(2020) Nadia Afifi, Flame Tree Press, £9.99 / US$14.99, pbk, 304pp, ISBN 978-1-787-58433-4
This is the author’s first novel – a fast-paced, near-future science fiction story by promising newcomer Nadia Afifi, whose short stories have previously appeared in prominent magazines such as Fantasy and Science Fiction, Abyss and Apex.
The protagonist – Amira – has escaped from a restrictive religious cult and become a promising neurosciences student with dreams of working on a research space station. She is surprised however when she is assigned to an unpopular and controversial cloning project.
There are secrets and connections to be uncovered, not least the fact that the two of the pregnant women in the cloning experiment have died - leaving one surviving patient, who has also escaped from a religious cult.
Amira’s skill is to interpret memories using holomentic technology and she soon begins to uncover a conspiracy to reveal and a mystery to unravel – this puts her in danger and takes her to a world populated by anti-cloning militants and scientists with hidden agendas.
As a protagonist, Amira is lively, believable and engaging. Her past experiences, in the clutches of the cult, give her character depth and interest. Her learning curve gives the story energy and her affinity with Rozene – the expectant mother of the first human clone – is handled with realism and care.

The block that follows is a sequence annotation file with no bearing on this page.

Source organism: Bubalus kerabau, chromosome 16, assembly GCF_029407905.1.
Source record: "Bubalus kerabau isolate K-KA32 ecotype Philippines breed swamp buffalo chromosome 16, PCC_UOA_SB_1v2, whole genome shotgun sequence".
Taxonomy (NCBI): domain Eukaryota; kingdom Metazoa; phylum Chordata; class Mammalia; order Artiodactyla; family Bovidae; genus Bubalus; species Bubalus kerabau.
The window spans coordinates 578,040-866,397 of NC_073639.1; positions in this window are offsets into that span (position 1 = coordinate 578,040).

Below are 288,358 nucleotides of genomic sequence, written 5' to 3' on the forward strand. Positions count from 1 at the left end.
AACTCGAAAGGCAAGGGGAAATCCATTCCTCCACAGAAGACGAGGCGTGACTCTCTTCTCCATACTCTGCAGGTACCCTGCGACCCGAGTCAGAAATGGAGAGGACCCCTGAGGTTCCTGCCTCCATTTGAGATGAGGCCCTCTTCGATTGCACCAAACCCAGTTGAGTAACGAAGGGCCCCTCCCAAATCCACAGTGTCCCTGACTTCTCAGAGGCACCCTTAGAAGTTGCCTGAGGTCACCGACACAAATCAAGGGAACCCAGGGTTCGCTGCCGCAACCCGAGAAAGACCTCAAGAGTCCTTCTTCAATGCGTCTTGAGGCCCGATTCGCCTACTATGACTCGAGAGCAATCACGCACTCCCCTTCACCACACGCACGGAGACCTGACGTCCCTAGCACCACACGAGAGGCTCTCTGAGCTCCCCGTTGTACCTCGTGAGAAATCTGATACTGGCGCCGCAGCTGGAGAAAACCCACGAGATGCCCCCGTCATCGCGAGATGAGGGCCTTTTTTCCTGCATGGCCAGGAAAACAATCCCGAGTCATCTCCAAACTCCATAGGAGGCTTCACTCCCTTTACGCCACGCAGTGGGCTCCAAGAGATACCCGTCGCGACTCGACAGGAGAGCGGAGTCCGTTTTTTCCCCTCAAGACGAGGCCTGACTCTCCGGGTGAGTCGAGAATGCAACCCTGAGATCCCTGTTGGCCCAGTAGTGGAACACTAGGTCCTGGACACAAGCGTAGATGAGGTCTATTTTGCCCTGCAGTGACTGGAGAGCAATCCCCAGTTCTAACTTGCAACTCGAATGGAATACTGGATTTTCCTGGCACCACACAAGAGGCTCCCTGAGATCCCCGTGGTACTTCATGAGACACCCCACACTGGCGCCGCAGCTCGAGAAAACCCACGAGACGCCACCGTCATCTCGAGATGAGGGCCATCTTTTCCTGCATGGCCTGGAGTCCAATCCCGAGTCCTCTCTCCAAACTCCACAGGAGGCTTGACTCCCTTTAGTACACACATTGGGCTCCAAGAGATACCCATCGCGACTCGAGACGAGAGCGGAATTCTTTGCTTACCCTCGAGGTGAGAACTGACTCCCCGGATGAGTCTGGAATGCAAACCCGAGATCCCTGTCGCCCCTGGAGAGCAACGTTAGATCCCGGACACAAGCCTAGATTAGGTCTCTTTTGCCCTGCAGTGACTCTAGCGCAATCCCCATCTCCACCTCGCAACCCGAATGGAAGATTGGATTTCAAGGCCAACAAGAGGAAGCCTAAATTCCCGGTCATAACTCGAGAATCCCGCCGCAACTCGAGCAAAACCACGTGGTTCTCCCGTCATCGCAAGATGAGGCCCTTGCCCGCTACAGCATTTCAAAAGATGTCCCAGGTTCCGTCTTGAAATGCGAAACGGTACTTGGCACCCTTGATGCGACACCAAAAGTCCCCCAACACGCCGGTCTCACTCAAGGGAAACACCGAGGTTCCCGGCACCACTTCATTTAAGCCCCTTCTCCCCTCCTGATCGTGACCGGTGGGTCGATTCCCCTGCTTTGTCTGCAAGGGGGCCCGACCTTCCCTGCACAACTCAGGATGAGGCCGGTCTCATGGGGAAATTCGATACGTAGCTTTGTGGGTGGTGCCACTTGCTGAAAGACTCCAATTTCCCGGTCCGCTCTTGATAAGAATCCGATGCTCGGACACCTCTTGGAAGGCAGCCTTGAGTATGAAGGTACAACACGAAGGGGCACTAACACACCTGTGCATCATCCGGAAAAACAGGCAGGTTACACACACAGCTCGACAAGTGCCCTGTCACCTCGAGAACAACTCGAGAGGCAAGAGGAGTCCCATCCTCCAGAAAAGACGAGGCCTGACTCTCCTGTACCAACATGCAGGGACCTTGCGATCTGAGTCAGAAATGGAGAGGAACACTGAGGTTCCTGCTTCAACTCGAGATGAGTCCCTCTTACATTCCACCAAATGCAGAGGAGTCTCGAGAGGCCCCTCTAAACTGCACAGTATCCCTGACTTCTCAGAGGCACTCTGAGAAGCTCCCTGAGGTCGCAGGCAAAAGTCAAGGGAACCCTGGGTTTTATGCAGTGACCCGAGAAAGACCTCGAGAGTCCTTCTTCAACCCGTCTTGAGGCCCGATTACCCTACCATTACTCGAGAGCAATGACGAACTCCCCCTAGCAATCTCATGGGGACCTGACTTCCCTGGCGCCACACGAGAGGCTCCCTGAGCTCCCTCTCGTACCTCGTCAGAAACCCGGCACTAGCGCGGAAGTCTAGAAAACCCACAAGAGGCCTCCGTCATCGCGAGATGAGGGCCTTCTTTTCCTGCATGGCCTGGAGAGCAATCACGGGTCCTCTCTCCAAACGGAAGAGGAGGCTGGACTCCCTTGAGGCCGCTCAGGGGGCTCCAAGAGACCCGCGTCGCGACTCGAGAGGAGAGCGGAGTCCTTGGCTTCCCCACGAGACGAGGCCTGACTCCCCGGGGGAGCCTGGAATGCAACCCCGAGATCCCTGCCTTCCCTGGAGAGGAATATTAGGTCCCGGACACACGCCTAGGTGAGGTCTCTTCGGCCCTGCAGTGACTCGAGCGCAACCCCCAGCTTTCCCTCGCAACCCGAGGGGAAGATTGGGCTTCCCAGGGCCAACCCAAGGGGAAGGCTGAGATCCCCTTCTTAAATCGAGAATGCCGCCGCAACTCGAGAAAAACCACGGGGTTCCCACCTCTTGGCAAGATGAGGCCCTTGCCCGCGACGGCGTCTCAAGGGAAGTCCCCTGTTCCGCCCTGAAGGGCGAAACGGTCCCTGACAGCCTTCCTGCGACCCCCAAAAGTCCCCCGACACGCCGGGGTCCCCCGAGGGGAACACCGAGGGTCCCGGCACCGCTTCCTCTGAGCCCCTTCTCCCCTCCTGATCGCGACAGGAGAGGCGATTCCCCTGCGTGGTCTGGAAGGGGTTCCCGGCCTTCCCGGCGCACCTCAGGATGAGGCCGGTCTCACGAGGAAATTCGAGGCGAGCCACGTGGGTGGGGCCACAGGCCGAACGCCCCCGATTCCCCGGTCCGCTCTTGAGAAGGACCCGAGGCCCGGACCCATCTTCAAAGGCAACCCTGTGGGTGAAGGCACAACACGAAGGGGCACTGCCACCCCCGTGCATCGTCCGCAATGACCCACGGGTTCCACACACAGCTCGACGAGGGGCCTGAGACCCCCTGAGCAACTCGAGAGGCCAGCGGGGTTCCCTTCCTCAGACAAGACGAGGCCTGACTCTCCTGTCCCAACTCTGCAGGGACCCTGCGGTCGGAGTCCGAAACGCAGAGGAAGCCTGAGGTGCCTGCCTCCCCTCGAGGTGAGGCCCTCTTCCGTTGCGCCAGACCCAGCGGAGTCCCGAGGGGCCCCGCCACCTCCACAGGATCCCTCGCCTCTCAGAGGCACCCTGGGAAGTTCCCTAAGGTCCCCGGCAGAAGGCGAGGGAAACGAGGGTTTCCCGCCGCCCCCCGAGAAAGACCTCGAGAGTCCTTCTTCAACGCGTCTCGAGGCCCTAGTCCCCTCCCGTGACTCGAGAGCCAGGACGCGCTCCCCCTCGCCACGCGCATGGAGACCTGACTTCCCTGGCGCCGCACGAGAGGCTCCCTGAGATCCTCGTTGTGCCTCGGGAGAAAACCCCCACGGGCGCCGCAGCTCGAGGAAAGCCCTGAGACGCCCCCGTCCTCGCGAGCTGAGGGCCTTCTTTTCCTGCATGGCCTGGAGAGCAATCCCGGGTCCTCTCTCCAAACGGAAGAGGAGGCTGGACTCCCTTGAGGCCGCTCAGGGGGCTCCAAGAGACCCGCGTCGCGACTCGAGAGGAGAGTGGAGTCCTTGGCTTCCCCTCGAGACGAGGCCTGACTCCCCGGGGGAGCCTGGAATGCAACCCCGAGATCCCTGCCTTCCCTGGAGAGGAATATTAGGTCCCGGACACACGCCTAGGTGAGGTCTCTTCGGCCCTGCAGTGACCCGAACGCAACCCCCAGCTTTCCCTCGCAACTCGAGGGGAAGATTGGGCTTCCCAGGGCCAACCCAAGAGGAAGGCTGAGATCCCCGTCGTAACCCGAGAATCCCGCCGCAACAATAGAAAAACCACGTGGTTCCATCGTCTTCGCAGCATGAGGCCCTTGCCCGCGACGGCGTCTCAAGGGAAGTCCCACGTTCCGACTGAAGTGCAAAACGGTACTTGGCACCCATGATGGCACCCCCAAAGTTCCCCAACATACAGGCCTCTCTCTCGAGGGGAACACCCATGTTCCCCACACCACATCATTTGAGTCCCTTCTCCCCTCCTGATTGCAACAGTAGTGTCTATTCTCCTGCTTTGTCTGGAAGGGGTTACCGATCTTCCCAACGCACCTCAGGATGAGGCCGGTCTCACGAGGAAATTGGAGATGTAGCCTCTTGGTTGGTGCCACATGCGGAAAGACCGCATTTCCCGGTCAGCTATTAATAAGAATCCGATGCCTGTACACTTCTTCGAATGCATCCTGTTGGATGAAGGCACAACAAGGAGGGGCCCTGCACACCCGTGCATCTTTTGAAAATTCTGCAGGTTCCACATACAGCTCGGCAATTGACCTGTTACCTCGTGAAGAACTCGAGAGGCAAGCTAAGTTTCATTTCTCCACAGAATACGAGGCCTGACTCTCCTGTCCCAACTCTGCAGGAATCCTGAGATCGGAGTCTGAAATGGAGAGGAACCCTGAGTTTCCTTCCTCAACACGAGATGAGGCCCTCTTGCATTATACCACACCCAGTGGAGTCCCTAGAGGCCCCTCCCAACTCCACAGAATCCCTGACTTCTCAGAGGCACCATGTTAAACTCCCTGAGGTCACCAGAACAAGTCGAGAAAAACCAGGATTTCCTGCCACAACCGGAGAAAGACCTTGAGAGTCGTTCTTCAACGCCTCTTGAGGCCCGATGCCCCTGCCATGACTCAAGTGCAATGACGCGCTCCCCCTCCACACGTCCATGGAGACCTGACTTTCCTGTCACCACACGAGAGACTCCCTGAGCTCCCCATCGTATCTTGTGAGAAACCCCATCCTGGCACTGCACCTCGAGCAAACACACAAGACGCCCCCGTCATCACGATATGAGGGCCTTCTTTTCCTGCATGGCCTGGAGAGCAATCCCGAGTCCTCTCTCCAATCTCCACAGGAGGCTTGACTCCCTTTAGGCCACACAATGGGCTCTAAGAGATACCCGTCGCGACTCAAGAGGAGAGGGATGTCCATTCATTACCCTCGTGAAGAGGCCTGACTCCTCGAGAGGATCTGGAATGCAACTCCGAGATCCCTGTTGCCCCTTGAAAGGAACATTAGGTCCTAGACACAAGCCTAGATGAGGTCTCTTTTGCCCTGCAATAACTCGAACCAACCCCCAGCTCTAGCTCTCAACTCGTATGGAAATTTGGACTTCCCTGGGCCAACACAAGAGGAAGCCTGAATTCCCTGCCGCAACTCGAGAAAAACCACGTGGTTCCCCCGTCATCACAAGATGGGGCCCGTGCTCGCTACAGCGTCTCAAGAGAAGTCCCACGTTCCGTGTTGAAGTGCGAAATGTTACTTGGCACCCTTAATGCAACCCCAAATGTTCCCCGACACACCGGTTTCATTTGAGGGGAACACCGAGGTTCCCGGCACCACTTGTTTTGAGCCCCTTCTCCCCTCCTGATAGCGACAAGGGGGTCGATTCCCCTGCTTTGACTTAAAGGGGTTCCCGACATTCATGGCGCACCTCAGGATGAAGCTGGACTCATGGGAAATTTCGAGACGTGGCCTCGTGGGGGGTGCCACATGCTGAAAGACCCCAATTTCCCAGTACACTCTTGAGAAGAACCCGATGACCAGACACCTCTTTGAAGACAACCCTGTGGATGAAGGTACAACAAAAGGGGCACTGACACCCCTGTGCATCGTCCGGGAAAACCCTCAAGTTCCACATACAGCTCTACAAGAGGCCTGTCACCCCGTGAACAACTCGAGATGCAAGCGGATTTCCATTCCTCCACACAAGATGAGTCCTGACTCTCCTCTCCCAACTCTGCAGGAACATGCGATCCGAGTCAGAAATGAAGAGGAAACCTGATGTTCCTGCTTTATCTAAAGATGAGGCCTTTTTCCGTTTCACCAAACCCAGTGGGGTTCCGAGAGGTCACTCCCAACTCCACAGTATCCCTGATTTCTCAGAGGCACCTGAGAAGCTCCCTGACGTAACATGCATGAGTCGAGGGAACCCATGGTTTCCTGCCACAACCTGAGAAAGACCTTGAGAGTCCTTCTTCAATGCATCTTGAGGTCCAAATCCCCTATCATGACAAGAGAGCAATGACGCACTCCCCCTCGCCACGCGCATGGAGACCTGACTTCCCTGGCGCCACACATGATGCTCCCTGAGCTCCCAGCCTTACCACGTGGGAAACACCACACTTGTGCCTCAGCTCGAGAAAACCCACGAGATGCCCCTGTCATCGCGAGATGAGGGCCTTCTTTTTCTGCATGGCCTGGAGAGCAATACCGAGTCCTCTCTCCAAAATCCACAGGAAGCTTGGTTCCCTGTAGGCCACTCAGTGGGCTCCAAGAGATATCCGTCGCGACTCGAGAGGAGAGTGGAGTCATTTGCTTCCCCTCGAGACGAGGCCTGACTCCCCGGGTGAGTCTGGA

However, the other characters in the story are disappointingly flat and it is often difficult to distinguish between them all, particularly the male characters. The only exception is Hadrian, an investigator who helps Amira. His character has more depth – I pictured him as the mockney character from Amazon Prime’s The Boys, though I find it hard to believe that someone says ‘love’ and ‘missy’ that much.
This is a compelling read, but what lets the story down is the abundance of detail, particularly in the action/chase scenes, which start off well, but then the thrills and spills are just too precisely documented to maintain interest. The novel is flagged up as story about cloning, but the predominant themes are about confronting the past and reaching out to help others. At the denouement of the story, I felt that, while Amira’s journey had been pacey, promising and productive, the premise of human cloning had not really been confronted or explored. Nonetheless, on balance a promising debut.
See also Peter's take on The Sentient.
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